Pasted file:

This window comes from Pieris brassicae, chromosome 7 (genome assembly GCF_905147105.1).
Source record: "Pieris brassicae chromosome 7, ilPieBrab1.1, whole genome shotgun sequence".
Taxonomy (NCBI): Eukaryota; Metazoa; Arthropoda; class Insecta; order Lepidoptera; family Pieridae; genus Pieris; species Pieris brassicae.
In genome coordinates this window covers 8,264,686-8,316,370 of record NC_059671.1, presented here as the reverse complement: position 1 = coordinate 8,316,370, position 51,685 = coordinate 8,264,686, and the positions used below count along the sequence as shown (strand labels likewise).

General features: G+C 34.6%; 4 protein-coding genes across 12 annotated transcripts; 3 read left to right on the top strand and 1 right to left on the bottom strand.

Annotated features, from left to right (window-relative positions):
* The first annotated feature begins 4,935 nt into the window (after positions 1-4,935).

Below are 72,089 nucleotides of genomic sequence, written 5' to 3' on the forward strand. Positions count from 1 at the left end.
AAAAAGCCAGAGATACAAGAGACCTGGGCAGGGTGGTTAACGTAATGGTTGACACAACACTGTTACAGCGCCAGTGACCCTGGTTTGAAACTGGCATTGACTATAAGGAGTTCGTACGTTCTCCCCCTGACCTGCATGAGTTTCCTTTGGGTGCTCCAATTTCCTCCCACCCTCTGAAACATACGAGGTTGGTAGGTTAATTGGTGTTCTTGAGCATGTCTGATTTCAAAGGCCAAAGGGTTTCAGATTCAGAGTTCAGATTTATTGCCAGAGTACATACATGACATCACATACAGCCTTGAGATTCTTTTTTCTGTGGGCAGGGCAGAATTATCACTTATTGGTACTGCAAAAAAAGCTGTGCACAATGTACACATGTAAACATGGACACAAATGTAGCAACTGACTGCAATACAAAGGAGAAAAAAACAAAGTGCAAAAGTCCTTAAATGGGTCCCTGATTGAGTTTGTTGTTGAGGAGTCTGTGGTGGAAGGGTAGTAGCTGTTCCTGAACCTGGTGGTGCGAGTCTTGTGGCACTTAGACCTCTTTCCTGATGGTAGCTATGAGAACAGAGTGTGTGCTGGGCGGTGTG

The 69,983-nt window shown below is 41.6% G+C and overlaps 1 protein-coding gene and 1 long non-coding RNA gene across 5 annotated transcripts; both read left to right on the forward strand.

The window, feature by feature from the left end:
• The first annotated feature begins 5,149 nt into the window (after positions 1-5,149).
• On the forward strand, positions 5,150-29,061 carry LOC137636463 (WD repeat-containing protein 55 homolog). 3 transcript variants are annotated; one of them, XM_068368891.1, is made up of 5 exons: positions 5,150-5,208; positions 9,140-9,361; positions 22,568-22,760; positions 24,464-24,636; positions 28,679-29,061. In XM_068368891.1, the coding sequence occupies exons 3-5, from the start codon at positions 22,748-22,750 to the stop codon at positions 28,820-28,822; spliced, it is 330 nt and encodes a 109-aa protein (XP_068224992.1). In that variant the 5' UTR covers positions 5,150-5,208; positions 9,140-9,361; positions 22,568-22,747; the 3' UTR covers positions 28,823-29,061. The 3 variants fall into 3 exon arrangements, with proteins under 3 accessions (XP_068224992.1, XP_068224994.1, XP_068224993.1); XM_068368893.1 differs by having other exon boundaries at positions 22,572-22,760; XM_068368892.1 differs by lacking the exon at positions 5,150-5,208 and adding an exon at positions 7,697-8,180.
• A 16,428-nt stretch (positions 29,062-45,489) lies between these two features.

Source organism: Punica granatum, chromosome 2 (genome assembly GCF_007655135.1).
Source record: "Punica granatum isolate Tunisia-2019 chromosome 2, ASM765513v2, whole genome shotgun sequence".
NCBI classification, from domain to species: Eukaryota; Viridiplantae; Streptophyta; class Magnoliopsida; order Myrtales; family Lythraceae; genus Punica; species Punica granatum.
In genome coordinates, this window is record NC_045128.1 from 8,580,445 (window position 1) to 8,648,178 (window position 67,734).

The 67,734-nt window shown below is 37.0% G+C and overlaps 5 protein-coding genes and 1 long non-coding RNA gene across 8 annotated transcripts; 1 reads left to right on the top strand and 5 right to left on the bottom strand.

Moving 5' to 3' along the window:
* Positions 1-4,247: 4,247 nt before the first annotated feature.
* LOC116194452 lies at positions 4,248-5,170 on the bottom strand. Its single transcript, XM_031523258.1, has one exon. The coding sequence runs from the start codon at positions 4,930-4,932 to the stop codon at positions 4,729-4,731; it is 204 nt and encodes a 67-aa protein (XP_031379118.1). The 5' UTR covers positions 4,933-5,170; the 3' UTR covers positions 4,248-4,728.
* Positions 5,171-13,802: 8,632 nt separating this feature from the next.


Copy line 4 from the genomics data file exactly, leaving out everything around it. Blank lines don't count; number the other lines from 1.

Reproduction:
In genome coordinates this window covers 8,264,686-8,316,370 of record NC_059671.1, presented here as the reverse complement: position 1 = coordinate 8,316,370, position 51,685 = coordinate 8,264,686, and the positions used below count along the sequence as shown (strand labels likewise).